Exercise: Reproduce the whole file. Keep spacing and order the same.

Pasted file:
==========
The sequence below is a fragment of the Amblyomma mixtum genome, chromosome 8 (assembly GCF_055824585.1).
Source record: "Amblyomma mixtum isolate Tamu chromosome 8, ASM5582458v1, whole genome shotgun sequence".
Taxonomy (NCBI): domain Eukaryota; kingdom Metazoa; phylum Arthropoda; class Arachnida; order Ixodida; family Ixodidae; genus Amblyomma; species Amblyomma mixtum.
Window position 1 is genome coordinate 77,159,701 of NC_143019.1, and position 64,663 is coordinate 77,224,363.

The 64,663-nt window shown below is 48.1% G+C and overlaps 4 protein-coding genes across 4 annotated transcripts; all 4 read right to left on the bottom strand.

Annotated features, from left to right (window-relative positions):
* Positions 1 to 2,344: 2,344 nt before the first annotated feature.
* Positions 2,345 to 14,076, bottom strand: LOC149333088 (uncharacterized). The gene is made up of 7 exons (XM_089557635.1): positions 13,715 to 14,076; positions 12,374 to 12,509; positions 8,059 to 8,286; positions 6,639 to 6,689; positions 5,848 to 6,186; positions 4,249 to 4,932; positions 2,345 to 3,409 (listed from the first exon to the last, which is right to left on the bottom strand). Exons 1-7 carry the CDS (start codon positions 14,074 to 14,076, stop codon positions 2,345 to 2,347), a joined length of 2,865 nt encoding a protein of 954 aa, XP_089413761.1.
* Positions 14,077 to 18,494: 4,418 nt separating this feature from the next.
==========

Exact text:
The sequence below is a fragment of the Amblyomma mixtum genome, chromosome 8 (assembly GCF_055824585.1).
Source record: "Amblyomma mixtum isolate Tamu chromosome 8, ASM5582458v1, whole genome shotgun sequence".
Taxonomy (NCBI): domain Eukaryota; kingdom Metazoa; phylum Arthropoda; class Arachnida; order Ixodida; family Ixodidae; genus Amblyomma; species Amblyomma mixtum.
Window position 1 is genome coordinate 77,159,701 of NC_143019.1, and position 64,663 is coordinate 77,224,363.

The 64,663-nt window shown below is 48.1% G+C and overlaps 4 protein-coding genes across 4 annotated transcripts; all 4 read right to left on the bottom strand.

Annotated features, from left to right (window-relative positions):
* Positions 1 to 2,344: 2,344 nt before the first annotated feature.
* Positions 2,345 to 14,076, bottom strand: LOC149333088 (uncharacterized). The gene is made up of 7 exons (XM_089557635.1): positions 13,715 to 14,076; positions 12,374 to 12,509; positions 8,059 to 8,286; positions 6,639 to 6,689; positions 5,848 to 6,186; positions 4,249 to 4,932; positions 2,345 to 3,409 (listed from the first exon to the last, which is right to left on the bottom strand). Exons 1-7 carry the CDS (start codon positions 14,074 to 14,076, stop codon positions 2,345 to 2,347), a joined length of 2,865 nt encoding a protein of 954 aa, XP_089413761.1.
* Positions 14,077 to 18,494: 4,418 nt separating this feature from the next.